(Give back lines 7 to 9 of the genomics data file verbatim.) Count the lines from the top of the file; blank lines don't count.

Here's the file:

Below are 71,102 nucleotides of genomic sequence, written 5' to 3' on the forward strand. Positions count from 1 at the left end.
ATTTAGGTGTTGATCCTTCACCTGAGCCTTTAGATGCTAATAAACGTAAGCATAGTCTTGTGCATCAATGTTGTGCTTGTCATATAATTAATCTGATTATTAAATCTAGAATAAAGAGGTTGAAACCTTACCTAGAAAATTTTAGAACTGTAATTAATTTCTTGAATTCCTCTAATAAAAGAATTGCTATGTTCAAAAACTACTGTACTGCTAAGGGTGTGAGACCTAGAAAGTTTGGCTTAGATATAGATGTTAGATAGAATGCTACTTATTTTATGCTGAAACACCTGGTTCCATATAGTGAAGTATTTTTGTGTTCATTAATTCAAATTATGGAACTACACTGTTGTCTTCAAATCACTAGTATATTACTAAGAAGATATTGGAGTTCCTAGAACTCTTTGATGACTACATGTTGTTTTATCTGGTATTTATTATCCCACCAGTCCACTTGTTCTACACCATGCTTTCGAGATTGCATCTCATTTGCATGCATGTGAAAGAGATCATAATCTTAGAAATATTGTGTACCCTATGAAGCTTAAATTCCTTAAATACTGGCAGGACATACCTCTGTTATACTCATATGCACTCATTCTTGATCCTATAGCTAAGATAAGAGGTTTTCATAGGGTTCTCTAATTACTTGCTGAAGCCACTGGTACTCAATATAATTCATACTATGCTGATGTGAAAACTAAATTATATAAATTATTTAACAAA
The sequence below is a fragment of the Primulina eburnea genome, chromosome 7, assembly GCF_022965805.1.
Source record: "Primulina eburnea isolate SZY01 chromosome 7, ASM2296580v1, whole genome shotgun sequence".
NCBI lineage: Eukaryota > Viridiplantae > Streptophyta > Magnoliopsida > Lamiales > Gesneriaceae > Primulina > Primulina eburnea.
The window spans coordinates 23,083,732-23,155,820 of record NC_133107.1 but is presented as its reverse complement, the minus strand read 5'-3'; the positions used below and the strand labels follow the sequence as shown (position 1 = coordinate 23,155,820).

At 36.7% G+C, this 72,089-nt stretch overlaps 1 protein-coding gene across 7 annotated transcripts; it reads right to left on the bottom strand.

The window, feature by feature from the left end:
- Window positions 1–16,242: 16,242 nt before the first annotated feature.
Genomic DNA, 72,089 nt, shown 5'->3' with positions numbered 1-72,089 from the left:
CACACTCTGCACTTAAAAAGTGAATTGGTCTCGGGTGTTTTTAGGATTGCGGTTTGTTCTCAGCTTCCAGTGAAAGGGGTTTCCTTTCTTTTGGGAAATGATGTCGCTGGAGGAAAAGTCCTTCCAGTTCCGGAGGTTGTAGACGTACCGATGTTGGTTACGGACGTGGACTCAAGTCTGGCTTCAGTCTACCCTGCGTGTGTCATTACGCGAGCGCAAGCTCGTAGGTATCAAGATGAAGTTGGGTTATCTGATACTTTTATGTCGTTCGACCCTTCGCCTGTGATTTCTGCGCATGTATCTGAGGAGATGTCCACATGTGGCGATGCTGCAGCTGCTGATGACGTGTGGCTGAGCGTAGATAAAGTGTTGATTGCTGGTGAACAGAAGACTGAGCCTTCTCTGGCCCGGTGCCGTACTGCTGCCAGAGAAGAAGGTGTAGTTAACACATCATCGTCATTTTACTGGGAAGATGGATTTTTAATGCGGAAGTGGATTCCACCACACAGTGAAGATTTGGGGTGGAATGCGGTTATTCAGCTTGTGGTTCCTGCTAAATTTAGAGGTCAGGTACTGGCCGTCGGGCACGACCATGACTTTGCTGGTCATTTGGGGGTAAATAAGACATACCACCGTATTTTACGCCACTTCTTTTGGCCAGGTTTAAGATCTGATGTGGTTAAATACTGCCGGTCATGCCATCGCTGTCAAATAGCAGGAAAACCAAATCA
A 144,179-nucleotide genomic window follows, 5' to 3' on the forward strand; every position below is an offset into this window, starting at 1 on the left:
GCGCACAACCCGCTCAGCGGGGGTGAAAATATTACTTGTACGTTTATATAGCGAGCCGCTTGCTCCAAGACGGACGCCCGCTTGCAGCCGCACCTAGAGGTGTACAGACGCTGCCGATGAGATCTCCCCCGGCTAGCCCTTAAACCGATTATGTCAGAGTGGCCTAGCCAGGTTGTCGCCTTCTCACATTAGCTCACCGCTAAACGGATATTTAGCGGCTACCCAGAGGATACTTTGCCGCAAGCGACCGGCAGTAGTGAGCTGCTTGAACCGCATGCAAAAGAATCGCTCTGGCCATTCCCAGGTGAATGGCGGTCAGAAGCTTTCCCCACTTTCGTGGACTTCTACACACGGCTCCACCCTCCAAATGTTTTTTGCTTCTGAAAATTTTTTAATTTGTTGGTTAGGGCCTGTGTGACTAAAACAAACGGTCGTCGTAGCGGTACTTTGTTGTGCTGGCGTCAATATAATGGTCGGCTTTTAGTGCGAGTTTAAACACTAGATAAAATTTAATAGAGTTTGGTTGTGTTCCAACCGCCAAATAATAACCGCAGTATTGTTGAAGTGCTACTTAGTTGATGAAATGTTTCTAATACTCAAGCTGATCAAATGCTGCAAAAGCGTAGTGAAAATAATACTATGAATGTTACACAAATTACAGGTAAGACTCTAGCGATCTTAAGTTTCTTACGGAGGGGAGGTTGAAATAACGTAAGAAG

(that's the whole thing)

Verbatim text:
At 36.7% G+C, this 72,089-nt stretch overlaps 1 protein-coding gene across 7 annotated transcripts; it reads right to left on the bottom strand.

The window, feature by feature from the left end:
- Window positions 1–16,242: 16,242 nt before the first annotated feature.